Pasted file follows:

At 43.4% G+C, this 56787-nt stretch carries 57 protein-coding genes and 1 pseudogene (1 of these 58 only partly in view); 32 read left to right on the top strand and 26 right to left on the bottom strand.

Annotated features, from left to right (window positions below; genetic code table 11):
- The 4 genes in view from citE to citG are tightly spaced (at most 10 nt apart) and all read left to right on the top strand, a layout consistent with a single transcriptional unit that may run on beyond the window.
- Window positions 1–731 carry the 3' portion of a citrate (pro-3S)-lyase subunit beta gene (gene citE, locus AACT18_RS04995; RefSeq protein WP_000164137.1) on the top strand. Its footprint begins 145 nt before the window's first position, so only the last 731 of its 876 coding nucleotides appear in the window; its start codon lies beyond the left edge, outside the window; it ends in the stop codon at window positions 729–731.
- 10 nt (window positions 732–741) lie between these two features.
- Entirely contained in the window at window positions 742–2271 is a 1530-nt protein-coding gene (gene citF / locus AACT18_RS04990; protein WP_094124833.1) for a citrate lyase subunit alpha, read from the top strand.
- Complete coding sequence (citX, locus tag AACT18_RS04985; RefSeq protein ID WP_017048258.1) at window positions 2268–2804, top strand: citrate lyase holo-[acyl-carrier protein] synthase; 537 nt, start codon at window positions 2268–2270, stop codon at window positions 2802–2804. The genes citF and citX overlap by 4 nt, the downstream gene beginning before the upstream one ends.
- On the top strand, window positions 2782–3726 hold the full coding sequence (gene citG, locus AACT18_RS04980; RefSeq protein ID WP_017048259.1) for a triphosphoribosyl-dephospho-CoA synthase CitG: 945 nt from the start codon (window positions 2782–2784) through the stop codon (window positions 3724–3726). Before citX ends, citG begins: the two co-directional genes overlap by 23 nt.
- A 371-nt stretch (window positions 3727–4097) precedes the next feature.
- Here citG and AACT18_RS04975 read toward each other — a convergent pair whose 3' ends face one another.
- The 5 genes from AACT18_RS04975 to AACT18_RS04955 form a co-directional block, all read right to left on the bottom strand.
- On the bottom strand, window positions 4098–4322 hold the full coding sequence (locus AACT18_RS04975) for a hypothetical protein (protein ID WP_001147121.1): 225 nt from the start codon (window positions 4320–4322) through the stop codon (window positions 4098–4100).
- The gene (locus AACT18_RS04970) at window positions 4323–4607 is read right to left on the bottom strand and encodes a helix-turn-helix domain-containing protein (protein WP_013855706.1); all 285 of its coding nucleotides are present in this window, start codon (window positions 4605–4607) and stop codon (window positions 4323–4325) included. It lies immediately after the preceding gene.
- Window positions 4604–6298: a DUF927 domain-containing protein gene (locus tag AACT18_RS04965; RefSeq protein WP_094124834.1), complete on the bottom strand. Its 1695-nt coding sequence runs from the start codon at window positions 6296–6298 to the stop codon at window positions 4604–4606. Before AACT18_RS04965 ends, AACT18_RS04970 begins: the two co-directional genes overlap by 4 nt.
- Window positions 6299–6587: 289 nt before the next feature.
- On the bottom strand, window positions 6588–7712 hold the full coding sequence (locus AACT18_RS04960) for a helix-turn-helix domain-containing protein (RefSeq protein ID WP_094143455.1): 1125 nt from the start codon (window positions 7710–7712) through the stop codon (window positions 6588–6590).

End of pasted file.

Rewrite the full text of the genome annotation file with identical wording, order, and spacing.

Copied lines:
At 43.4% G+C, this 56787-nt stretch carries 57 protein-coding genes and 1 pseudogene (1 of these 58 only partly in view); 32 read left to right on the top strand and 26 right to left on the bottom strand.

Annotated features, from left to right (window positions below; genetic code table 11):
- The 4 genes in view from citE to citG are tightly spaced (at most 10 nt apart) and all read left to right on the top strand, a layout consistent with a single transcriptional unit that may run on beyond the window.
- Window positions 1–731 carry the 3' portion of a citrate (pro-3S)-lyase subunit beta gene (gene citE, locus AACT18_RS04995; RefSeq protein WP_000164137.1) on the top strand. Its footprint begins 145 nt before the window's first position, so only the last 731 of its 876 coding nucleotides appear in the window; its start codon lies beyond the left edge, outside the window; it ends in the stop codon at window positions 729–731.
- 10 nt (window positions 732–741) lie between these two features.
- Entirely contained in the window at window positions 742–2271 is a 1530-nt protein-coding gene (gene citF / locus AACT18_RS04990; protein WP_094124833.1) for a citrate lyase subunit alpha, read from the top strand.
- Complete coding sequence (citX, locus tag AACT18_RS04985; RefSeq protein ID WP_017048258.1) at window positions 2268–2804, top strand: citrate lyase holo-[acyl-carrier protein] synthase; 537 nt, start codon at window positions 2268–2270, stop codon at window positions 2802–2804. The genes citF and citX overlap by 4 nt, the downstream gene beginning before the upstream one ends.
- On the top strand, window positions 2782–3726 hold the full coding sequence (gene citG, locus AACT18_RS04980; RefSeq protein ID WP_017048259.1) for a triphosphoribosyl-dephospho-CoA synthase CitG: 945 nt from the start codon (window positions 2782–2784) through the stop codon (window positions 3724–3726). Before citX ends, citG begins: the two co-directional genes overlap by 23 nt.
- A 371-nt stretch (window positions 3727–4097) precedes the next feature.
- Here citG and AACT18_RS04975 read toward each other — a convergent pair whose 3' ends face one another.
- The 5 genes from AACT18_RS04975 to AACT18_RS04955 form a co-directional block, all read right to left on the bottom strand.
- On the bottom strand, window positions 4098–4322 hold the full coding sequence (locus AACT18_RS04975) for a hypothetical protein (protein ID WP_001147121.1): 225 nt from the start codon (window positions 4320–4322) through the stop codon (window positions 4098–4100).
- The gene (locus AACT18_RS04970) at window positions 4323–4607 is read right to left on the bottom strand and encodes a helix-turn-helix domain-containing protein (protein WP_013855706.1); all 285 of its coding nucleotides are present in this window, start codon (window positions 4605–4607) and stop codon (window positions 4323–4325) included. It lies immediately after the preceding gene.
- Window positions 4604–6298: a DUF927 domain-containing protein gene (locus tag AACT18_RS04965; RefSeq protein WP_094124834.1), complete on the bottom strand. Its 1695-nt coding sequence runs from the start codon at window positions 6296–6298 to the stop codon at window positions 4604–4606. Before AACT18_RS04965 ends, AACT18_RS04970 begins: the two co-directional genes overlap by 4 nt.
- Window positions 6299–6587: 289 nt before the next feature.
- On the bottom strand, window positions 6588–7712 hold the full coding sequence (locus AACT18_RS04960) for a helix-turn-helix domain-containing protein (RefSeq protein ID WP_094143455.1): 1125 nt from the start codon (window positions 7710–7712) through the stop codon (window positions 6588–6590).